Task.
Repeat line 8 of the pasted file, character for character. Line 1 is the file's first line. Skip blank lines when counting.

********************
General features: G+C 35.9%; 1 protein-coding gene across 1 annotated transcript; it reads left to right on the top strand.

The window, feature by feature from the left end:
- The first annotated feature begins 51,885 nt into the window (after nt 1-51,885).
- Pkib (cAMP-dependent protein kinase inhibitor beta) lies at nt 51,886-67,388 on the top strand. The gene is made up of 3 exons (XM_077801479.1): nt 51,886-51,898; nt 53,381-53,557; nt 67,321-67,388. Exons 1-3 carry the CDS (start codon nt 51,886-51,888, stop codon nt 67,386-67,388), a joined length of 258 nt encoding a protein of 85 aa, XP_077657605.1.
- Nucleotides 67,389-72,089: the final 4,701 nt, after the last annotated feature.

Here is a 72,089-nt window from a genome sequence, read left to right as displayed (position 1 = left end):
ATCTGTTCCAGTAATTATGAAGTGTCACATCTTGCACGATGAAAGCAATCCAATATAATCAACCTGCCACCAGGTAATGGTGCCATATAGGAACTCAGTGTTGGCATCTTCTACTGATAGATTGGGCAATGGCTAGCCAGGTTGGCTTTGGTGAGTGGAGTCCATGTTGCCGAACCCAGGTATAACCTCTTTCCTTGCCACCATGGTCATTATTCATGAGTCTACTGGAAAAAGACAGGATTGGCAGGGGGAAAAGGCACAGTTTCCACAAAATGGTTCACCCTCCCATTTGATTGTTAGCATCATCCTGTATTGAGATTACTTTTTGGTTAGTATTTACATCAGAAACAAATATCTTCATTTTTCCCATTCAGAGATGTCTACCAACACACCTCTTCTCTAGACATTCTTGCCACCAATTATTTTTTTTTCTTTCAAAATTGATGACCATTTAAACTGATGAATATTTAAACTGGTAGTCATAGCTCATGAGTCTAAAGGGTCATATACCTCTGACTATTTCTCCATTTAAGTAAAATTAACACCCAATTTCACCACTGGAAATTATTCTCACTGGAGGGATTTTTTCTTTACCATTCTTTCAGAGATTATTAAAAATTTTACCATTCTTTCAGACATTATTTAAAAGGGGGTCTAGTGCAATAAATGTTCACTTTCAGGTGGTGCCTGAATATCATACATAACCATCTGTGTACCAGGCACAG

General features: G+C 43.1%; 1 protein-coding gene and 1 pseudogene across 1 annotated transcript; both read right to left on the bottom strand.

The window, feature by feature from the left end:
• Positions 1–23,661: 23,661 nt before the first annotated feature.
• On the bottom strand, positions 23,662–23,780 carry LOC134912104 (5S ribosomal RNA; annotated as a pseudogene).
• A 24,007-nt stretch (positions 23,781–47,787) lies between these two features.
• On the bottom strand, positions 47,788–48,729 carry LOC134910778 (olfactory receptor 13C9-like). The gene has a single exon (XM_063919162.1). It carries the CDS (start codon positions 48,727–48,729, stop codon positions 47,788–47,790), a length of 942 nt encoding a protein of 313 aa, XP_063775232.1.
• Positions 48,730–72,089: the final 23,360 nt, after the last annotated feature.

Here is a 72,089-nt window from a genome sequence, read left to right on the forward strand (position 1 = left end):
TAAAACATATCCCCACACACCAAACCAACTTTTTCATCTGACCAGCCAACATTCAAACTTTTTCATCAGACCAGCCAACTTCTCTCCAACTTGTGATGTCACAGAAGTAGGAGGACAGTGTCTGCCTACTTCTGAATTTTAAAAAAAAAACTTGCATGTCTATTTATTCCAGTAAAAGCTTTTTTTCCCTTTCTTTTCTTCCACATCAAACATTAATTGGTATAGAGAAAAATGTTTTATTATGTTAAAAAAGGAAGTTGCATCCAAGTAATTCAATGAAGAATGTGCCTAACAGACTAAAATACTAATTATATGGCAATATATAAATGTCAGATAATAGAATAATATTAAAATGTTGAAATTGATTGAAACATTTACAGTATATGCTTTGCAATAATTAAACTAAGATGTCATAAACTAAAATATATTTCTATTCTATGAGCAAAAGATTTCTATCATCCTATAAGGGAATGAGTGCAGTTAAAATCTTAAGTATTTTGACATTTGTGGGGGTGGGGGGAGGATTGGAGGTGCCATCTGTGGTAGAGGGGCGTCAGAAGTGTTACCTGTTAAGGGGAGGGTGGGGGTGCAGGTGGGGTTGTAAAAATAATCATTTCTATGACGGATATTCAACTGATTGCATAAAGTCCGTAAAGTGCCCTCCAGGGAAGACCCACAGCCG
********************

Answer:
General features: G+C 43.1%; 1 protein-coding gene and 1 pseudogene across 1 annotated transcript; both read right to left on the bottom strand.